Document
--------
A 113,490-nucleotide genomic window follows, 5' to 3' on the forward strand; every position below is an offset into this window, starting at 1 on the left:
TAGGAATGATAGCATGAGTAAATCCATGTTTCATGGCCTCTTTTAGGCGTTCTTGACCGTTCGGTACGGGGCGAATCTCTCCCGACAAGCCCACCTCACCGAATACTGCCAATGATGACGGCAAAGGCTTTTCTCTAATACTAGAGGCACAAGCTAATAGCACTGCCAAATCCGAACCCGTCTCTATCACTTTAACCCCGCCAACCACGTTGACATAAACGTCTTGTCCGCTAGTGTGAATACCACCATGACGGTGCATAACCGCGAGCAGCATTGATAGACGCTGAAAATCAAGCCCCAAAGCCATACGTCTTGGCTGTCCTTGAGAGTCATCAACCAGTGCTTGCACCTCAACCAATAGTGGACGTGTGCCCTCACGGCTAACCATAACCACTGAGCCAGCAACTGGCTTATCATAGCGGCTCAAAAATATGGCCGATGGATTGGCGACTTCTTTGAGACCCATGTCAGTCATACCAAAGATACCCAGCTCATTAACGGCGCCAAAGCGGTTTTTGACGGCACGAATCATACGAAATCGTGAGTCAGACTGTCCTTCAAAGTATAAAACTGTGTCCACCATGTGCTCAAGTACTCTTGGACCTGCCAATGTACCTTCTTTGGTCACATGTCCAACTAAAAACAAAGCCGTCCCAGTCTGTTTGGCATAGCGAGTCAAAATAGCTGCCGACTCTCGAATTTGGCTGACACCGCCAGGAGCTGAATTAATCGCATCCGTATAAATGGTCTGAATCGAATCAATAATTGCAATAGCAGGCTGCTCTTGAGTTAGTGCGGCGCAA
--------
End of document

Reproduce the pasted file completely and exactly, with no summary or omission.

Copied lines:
A 113,490-nucleotide genomic window follows, 5' to 3' on the forward strand; every position below is an offset into this window, starting at 1 on the left:
TAGGAATGATAGCATGAGTAAATCCATGTTTCATGGCCTCTTTTAGGCGTTCTTGACCGTTCGGTACGGGGCGAATCTCTCCCGACAAGCCCACCTCACCGAATACTGCCAATGATGACGGCAAAGGCTTTTCTCTAATACTAGAGGCACAAGCTAATAGCACTGCCAAATCCGAACCCGTCTCTATCACTTTAACCCCGCCAACCACGTTGACATAAACGTCTTGTCCGCTAGTGTGAATACCACCATGACGGTGCATAACCGCGAGCAGCATTGATAGACGCTGAAAATCAAGCCCCAAAGCCATACGTCTTGGCTGTCCTTGAGAGTCATCAACCAGTGCTTGCACCTCAACCAATAGTGGACGTGTGCCCTCACGGCTAACCATAACCACTGAGCCAGCAACTGGCTTATCATAGCGGCTCAAAAATATGGCCGATGGATTGGCGACTTCTTTGAGACCCATGTCAGTCATACCAAAGATACCCAGCTCATTAACGGCGCCAAAGCGGTTTTTGACGGCACGAATCATACGAAATCGTGAGTCAGACTGTCCTTCAAAGTATAAAACTGTGTCCACCATGTGCTCAAGTACTCTTGGACCTGCCAATGTACCTTCTTTGGTCACATGTCCAACTAAAAACAAAGCCGTCCCAGTCTGTTTGGCATAGCGAGTCAAAATAGCTGCCGACTCTCGAATTTGGCTGACACCGCCAGGAGCTGAATTAATCGCATCCGTATAAATGGTCTGAATCGAATCAATAATTGCAATAGCAGGCTGCTCTTGAGTTAGTGCGGCGCAA